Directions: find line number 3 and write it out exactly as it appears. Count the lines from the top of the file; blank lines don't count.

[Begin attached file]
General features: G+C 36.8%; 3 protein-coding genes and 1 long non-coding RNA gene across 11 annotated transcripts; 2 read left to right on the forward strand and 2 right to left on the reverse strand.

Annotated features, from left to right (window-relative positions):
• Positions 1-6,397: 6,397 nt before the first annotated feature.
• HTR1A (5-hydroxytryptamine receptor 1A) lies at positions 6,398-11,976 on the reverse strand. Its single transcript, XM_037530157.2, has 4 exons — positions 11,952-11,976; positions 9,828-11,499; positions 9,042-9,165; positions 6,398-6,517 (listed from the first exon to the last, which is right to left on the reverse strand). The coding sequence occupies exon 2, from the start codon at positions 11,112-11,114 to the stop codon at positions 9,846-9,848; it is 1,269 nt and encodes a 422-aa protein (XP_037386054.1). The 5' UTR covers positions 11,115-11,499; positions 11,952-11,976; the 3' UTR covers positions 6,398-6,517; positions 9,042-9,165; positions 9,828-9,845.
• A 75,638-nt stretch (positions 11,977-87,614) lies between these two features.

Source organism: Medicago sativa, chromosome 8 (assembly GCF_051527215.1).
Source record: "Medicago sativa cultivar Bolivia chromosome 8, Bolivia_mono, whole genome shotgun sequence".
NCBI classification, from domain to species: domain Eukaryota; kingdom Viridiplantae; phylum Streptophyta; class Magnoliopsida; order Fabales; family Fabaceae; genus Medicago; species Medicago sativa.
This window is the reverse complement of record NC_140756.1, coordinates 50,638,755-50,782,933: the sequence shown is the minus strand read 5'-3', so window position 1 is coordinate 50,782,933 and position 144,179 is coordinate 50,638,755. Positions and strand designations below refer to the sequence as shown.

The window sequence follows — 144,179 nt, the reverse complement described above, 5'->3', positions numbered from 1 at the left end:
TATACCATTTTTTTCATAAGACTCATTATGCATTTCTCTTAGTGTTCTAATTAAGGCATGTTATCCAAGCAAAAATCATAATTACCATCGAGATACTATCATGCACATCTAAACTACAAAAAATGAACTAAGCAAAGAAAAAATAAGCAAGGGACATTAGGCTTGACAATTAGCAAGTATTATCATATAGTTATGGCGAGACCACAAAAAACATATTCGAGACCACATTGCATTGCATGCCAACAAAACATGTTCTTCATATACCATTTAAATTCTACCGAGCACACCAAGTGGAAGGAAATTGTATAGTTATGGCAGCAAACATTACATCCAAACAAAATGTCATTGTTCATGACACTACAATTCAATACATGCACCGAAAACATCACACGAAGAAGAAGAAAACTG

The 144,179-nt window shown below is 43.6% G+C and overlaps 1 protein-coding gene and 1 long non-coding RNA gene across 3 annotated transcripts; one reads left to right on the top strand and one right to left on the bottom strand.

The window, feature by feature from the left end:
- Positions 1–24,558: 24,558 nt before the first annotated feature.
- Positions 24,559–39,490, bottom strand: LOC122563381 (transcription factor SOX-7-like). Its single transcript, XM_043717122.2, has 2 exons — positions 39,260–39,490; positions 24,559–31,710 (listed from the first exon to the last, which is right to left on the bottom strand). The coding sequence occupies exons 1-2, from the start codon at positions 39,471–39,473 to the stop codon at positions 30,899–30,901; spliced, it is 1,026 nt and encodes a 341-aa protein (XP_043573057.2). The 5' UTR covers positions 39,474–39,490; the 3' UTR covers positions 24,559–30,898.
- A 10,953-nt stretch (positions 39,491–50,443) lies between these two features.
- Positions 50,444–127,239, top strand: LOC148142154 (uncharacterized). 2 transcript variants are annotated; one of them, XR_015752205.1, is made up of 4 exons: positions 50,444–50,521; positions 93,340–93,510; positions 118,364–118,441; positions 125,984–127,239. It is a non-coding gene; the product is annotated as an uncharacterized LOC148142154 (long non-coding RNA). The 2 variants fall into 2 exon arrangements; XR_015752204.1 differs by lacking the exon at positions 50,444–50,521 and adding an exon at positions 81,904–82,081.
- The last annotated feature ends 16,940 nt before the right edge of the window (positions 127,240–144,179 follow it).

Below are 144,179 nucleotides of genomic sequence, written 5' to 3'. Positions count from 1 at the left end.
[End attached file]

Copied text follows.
• Positions 1-6,397: 6,397 nt before the first annotated feature.